Beach business and civic leaders are up in arms over a county proposal that would allow the St. Petersburg/Clearwater Area Convention and Visitors Bureau to borrow $2.5-million from a beach restoration fund to pay for tourism marketing.
Pinellas County's beach communities generate fistfuls of property tax revenue. They don't like anyone leaving them out of the decision-making on how the money should be spent. Citing post-Sept. 11 woes, CVB Executive Director Carole Ketterhagen said her bureau needs the money to cover annual staff raises and hire an extra marketing representative.
"The fact is, the condition that occurred Sept. 11 and the downturn in the economy have created a shortfall for the marketing activity of the CVB," said Ketterhagen. She added that her budget has shrunk from a decline in lodging tax receipts because fewer tourists came after the terrorist attacks.
That excuse to raid the beach fund isn't good enough for Deborah Stambaugh, president of the Tampa Bay Beaches Chamber of Commerce.
Stambaugh, whose organization's members contribute a sizable amount to the county tax base, has asked for greater accountability at the CVB. She believes the county can find an alternative to taking away money earmarked for fighting beach erosion.
In a July 1 letter to the CVB, Stambaugh posed 66 questions as part of a public information request intended to help her better understand how and where Ketterhagen's bureau spends tax money. Since the CVB is a county agency, all documents and procedures are public records.
Ketterhagen replied with a July 15 letter that outlined the recent successes of the CVB but declined to answer any of the 66 questions. She did, however, propose a workshop that would be open to beach chamber members.
In an interview with Weekly Planet, Ketterhagen said she could not yet answer most of the questions Stambaugh asked. She referred all questions to appropriate CVB representatives, who are preparing responses.
"We are in the process of answering the questions," Ketterhagen said. "... Anything that relates to a policy issue we will be answering."
Most crucial for Stambaugh and other beach business leaders is the $2.5-million borrowed over two years from the beach fund. They fear the beaches will need the money should the federal government make good on threats to stop subsidizing local efforts to pump sand back onto eroded beaches.
"You hear all the time that the federal government wants to get out of the beach-renourishment business," said St. Pete Beach City Manager Mike Bonfield.
Congressional members from landlocked states have trouble explaining to constituents why their tax dollars buy sand for wealthy coastal towns. Additionally, questions have been raised about the effectiveness of beach-restoration programs as well as the ecological damage they cause.
Whether the feds continue to subsidize the programs or not, Assistant County Administrator Mark S. Woodard believes the beach communities have nothing to fear. The county commission has resolved to reroute the money to the CVB temporarily and guarantee full repayment into the beach fund by 2006, at 4 percent interest.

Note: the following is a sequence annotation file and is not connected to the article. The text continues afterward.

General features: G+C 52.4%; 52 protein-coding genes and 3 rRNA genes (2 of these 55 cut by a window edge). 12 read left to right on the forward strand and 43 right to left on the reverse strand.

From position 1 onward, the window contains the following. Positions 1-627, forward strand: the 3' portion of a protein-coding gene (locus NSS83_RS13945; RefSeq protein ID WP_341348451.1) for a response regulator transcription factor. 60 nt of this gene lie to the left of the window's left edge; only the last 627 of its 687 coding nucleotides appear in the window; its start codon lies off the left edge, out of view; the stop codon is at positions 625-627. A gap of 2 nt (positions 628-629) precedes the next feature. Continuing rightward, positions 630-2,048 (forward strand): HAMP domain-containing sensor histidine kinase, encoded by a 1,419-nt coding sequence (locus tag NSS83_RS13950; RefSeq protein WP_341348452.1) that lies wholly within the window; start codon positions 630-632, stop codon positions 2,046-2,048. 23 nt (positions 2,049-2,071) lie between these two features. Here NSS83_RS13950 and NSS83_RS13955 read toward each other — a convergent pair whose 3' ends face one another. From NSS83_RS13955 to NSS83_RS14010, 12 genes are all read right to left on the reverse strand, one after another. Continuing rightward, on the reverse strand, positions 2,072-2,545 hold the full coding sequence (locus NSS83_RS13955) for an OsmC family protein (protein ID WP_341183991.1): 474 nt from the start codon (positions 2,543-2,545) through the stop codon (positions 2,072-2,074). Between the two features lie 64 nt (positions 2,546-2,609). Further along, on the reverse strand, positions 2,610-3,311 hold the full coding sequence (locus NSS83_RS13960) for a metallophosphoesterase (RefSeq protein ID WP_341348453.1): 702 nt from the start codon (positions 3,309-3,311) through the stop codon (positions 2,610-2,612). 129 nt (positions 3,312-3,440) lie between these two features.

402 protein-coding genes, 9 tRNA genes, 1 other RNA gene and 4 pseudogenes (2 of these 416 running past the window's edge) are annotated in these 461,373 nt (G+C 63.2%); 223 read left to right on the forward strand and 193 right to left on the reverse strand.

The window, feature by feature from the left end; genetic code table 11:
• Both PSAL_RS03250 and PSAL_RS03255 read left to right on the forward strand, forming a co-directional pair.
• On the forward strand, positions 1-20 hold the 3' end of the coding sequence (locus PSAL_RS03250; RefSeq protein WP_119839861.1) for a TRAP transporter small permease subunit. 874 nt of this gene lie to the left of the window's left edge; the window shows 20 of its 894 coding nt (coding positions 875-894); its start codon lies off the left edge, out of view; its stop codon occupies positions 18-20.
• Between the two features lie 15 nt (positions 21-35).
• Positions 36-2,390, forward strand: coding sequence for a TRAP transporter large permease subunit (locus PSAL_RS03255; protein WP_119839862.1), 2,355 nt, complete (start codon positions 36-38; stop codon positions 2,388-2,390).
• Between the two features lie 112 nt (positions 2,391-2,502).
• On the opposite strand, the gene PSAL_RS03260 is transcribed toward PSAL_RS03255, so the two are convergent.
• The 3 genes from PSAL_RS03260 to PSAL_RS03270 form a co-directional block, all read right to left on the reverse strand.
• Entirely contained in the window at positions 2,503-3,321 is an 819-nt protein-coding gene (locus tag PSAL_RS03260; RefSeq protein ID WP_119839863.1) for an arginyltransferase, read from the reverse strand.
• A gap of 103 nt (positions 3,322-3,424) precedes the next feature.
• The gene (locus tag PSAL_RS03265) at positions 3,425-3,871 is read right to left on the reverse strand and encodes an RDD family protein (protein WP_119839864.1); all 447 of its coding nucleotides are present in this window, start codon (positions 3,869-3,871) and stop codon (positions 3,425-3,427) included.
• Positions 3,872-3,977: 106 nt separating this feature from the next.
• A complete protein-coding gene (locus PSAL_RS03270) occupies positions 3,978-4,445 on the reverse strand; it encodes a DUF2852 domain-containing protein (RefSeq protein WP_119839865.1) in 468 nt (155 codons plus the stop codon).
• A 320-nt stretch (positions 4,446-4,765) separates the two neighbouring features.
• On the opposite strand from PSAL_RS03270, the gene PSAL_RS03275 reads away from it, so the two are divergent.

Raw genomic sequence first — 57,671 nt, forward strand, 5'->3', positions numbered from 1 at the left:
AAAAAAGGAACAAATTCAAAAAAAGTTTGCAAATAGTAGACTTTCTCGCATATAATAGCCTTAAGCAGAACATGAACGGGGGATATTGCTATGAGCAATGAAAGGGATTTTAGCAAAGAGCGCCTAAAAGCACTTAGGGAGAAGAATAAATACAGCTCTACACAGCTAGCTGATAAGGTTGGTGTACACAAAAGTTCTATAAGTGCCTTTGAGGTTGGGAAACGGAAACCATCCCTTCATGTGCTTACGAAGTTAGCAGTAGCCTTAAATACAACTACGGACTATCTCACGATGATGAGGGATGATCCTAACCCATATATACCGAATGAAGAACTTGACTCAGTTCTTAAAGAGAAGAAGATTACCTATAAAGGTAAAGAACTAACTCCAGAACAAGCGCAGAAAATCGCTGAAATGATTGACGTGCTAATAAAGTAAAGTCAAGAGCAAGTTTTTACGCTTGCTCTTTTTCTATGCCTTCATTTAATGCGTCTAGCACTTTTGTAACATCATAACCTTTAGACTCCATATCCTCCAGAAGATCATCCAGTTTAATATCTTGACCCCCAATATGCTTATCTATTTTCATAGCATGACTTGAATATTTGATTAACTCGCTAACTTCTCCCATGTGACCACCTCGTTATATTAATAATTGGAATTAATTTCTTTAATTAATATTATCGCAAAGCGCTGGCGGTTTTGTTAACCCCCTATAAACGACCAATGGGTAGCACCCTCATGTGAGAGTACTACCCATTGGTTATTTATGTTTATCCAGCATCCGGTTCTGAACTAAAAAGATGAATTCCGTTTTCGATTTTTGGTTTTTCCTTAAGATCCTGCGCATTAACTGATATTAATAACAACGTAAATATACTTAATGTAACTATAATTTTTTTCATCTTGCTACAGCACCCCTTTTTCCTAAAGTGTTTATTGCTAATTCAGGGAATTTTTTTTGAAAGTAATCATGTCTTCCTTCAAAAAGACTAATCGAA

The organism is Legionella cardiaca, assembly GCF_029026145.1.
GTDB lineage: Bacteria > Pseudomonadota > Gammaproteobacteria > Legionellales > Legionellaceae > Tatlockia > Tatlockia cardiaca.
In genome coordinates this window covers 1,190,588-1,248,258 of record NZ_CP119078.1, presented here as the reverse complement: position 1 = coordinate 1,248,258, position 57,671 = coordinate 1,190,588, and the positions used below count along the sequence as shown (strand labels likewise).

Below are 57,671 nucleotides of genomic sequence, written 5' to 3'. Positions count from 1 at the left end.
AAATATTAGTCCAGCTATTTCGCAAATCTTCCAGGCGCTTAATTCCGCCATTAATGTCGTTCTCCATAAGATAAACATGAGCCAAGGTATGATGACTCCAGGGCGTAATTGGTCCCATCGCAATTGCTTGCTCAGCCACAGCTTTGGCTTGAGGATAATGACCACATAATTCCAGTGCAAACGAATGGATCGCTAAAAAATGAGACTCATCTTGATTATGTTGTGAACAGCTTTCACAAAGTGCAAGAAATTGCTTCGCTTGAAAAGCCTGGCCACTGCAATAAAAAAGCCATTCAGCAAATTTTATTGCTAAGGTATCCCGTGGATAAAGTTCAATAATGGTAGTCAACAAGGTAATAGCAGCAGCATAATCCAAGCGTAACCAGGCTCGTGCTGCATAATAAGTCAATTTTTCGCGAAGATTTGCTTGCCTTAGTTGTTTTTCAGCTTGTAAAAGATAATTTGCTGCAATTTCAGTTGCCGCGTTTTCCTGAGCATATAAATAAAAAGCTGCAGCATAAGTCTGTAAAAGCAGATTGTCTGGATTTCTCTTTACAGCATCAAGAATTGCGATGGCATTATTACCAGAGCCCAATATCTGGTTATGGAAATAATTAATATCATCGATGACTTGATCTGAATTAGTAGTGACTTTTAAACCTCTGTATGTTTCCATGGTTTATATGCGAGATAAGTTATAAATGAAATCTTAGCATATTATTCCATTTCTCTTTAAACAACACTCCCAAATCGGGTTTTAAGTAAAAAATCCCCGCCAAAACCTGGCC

"Will ... this transfer have an adverse impact on the beach enhancement program?" said Woodard. "The answer is no."
But it ain't just the money. "We have to keep in mind the message we're sending to the state and federal government about beach renourishment," Stambaugh said.
In addition to questions about the $2.5-million loan, Stambaugh asked Ketterhagen for Web site traffic information and any data regarding hotel referrals.
The beach chamber wants to know which hotels receive CVB referrals and how many they receive. A fear is that referrals go to big hotels such as the Sheraton Sand Key Resort and the Tradewinds Beach Resort & Conference Centers. Hotel referrals should be distributed fairly, Stambaugh believes.
But the CVB doesn't track hotel referrals, Ketterhagen said. When a prospective tourist calls, CVB representatives ask for location preference and then randomly select a hotel from the visitor's guide. "We promote the county and all of its 24 communities equally," Ketterhagen said.
Previous spats such as this have led the wealthy beach communities, whose leaders believe their tax dollars subsidize the rest of Pinellas, to threaten secession.
Those threats aren't likely to gain strength. The current hot-button issue for the Barrier Islands Government Council, the body that would lay the foundation for a beach county's government, is whether to continue offering free breakfasts at its meetings.
Although the Pinellas beach communities are quick to beat the war drum when they feel wronged by county government, disputes are generally settled amiably.
Ketterhagen was scheduled to meet beach representatives Aug. 14 at a public workshop intended to address Stambaugh's 66 questions. County commissioners are then set to vote on the CVB's proposed budget Aug. 20.
County Administrator Steve Spratt has recommended that commissioners approve the $2.5-million loan. "I believe that we all are keenly aware of the importance of our beaches and the contribution that they make to our economic vitality," Spratt wrote in a letter to commissioners. "The county has long supported the beaches and maintains an aggressive monitoring and maintenance program to ensure their health."
Stambaugh hopes the current flap will forge a greater understanding between the beaches and county government. "Ultimately, I hope we all become better partners," Stambaugh said. "This was a learning experience."
The letters exchanged between Deborah Stambaugh and Carole Ketterhagen, including Stambaugh's 66 questions, are available online at www.siliconbeachusa.com.
Contact Staff Writer Trevor Aaronson at 813-248-8888, ext. 134, or trevor.aaronson @weeklyplanet.com.